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The Knights of the Limits
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The Knights of the Limits

4.35  ·  Rating Details ·  46 Ratings  ·  6 Reviews
Nine stories drawn eclectically from an astonishingly wide range of sources: from analytical philosophy, mathematics, physics, biology, and psychology. They demonstrate that Bayley possesses an extraordinarily fertile imagination, and a talent for combining the absurd and the abstruse with a dramatic flourish. He is a writer who delights in novel ideas and their ...more
Paperback, 220 pages
Published April 1st 2001 by Cosmos Books (PA) (first published February 27th 1978)
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Adam
Dec 17, 2009 Adam rated it it was amazing
Recommends it for: fans of bleak speculative cosmology
Rhys Hughes calls Bayley the "pulp Borges", and that is a pretty accurate description. Essaying many of the concerns that Calvino,Borges, and Lem write about, but addressing them with pulpy prose and situations(similiar ground to some of Philip K. Dick's stuff also). So you get questions of reality, identity,theology discussed in stories featuring talking chess sets,intelligent giant bees,a city ruled by electronic ghosts of movie stars and gangsters, a television that only shows iteself being ...more
Zantaeus Glom
Dec 14, 2014 Zantaeus Glom rated it really liked it
A profoundly engrossing, if not, wholly mind-bending collection of deeply philosophical sf by a truly unheralded Grand master of the form, Barrington Bayley. Some others have likened his style to Philip K. Dick, but I actually felt that Bayley's maudlin art was entirely his own. There is a blackened pessimism to these wildly disparate tales that got me on numerous occasions, especially 'Exit City 5' with its truly heart-freezing denouement; gritty stuff indeed, and certainly not for the faint of ...more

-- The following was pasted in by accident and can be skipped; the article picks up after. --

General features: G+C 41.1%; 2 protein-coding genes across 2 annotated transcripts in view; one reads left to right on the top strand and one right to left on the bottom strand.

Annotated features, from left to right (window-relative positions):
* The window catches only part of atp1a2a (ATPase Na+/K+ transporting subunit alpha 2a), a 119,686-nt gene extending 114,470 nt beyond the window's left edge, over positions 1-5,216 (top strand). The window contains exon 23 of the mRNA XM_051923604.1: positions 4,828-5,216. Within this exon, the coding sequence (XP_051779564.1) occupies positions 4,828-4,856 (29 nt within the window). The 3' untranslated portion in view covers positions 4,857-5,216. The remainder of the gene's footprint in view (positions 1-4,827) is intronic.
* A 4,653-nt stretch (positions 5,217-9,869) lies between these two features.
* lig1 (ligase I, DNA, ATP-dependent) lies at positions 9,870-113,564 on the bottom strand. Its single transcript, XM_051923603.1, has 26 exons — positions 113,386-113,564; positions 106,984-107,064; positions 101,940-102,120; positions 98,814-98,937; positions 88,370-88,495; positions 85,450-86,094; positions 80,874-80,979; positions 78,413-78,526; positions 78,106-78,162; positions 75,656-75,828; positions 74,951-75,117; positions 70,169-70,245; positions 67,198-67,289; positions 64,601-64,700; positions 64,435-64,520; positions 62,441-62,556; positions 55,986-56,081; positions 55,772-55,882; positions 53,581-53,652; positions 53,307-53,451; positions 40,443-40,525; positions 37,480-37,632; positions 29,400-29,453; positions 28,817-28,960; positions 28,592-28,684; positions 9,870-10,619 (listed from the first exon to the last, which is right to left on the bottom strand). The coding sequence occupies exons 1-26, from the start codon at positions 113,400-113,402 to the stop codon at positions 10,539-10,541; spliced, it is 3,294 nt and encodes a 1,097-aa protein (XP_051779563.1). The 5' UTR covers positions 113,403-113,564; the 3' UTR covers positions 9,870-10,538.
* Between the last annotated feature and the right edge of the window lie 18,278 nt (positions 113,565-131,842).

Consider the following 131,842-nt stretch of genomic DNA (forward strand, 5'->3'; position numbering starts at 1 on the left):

Macha
Sep 07, 2015 Macha rated it liked it
3 and a half stars. 4 for the madly inventive ideas, and the brilliant concept that links them. but then on the other hand, barely 3 for the actual writing, which reads a whole lot like Brian Stapleton, which okay, okay, goes with the concept, but is nevertheless hard shovelling all the same. altogether, required reading, and let's admit it's an absolute classic, one of a kind and a logical conceit carried brilliantly to its (il)logical conclusion, while along the way a lot of science guys and ...more
Andrew
Jan 13, 2014 Andrew rated it it was amazing
Recommends it for: space explorers
Shelves: genre, scientific
I have misgivings about this collection's pacing--it starts with its weakest story, then later on has two stories back-to-back that are very similar in feel--but I was generally very impressed by the vigor and diversity of the ideas on display. In some ways Bayley reminds me of Dick, except that his examination of human nature is pointed outward to the environment and its influence on the individual rather than inward to the psyche. Surprisingly good!
Bob Rust
Jun 06, 2016 Bob Rust rated it it was amazing
The Cabinet of Oliver Naylor • (1976)
All the King's Men • (1965)
The Bees of Knowledge • (1975)
Mutation Planet • (1973)
The Problem of Morley's Emission • (1978)
An Overload • (1973)
Me and My Antronoscope • (1973)
The Exploration of Space • (1972)
Exit from City 5 • (1971)
Shane Warren
Shane Warren rated it really liked it
Feb 03, 2012
Dave Peticolas
Oct 08, 2014 Dave Peticolas rated it liked it

Sci-fi short stories about space, time, and consciousness.

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From Wikipedia, the free encyclopedia

Barrington J. Bayley
Born April 9, 1937(1937-04-09)in Birmingham, England. Died October 14, 2008 (aged 71).
Pen names Alan Aumbry, Michael Barrington (with Michael Moorcock), John Diamond, P. F. Woods.
Occupation; Novelist, short story writer
Nationality: British
Genres: Science fiction
Literary movement: New Wave

Bayley was born in Birmingham and educated in Newport,
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More about Barrington J. Bayley...

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